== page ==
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Index funds allow ordinary investors to gain exposure to a large number of securities at a very low cost

In this video you'll learn:

  • why index funds are a very efficient way to invest;
  • what the concerns are around low actively managed funds; and 
  • why passive funds could overtake active funds. 



Robin Powell: Hello there. Index funds are a very efficient way to invest. They allow ordinary investors to gain exposure to a large number of securities at a very low cost. Passively managed funds have grown in popularity in recent years — so much so, in fact, that some argue we may be heading for an indexing bubble. So, is this something investors should be worried about? Ben Johnson, Director of Passive Funds Research at Morningstar, says not.

Ben Johnson: If you look at the growth of passive investing, it’s clear why these concerns have been raised, because passive investing, index funds, exchange-traded funds have been growing at a pace that has far outstripped the growth of traditionally actively managed funds. Now that said these are by definition very low activity managed funds. So the real concern should be, who is doing price setting at the margin? Does it continue to be well informed, well equipped active managers, or is it just passive funds that are blindly buying securities that are set out to track the index? These low activity, low turnover funds are actually doing a very tiny fraction of the actual trading in securities markets, which is where actual price discovery is taking place, where prices are being set.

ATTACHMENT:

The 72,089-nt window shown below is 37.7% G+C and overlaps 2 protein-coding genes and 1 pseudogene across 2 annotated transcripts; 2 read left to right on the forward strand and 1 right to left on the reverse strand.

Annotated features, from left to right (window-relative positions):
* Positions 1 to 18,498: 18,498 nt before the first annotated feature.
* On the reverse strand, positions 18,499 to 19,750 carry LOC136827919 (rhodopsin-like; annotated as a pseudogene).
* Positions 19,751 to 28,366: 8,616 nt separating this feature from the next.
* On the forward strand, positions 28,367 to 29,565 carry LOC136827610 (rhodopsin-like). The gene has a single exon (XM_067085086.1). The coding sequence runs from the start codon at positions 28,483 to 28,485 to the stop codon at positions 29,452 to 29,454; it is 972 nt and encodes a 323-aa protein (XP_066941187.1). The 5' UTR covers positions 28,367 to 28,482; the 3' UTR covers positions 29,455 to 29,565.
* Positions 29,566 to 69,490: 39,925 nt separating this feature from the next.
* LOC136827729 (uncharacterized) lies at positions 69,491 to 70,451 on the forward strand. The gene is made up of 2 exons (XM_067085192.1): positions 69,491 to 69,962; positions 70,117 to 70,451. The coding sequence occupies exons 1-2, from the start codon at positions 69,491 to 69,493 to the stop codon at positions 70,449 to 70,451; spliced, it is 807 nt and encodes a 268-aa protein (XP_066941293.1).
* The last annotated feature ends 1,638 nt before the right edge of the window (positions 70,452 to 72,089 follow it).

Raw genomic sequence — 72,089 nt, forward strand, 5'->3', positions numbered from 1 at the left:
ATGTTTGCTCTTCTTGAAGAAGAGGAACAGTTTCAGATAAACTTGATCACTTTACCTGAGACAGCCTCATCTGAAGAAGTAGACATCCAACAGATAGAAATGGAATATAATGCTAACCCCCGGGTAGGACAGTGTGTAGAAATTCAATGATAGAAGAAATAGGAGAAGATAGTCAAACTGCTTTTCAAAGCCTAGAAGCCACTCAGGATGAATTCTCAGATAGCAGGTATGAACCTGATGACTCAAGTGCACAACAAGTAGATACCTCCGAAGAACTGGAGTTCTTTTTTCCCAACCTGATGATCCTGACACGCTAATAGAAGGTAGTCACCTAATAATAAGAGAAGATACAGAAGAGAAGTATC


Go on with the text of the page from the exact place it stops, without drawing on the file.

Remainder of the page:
Robin Powell: Passive funds are still far less popular than active funds. But that’s changing fast. The rating agency Moody’s has predicted that, in the US, passive could overtake active by 2021 — and will certainly do so 2024. But even then, Ben Johnson says there’ll be far more room for passive investing to grow without having to worry about any adverse effects on the markets.

Ben Johnson: I would argue that passives can grow a fairly long way. They have a long runway from where they stand today before you might see any real, meaningful effect on price discovery, on capital formation, on the underlying securities prices. I think these fears, with respect to the passive effect on the overall market, are quite overblown. I think they are being fanned by frankly those who are threatened by them, whose territory is being encroached upon, which is high cost, high turnover active managers.

Robin Powell: That’s all for now. Thank you to Ben Johnson, and to you, for watching. Until next time, goodbye.

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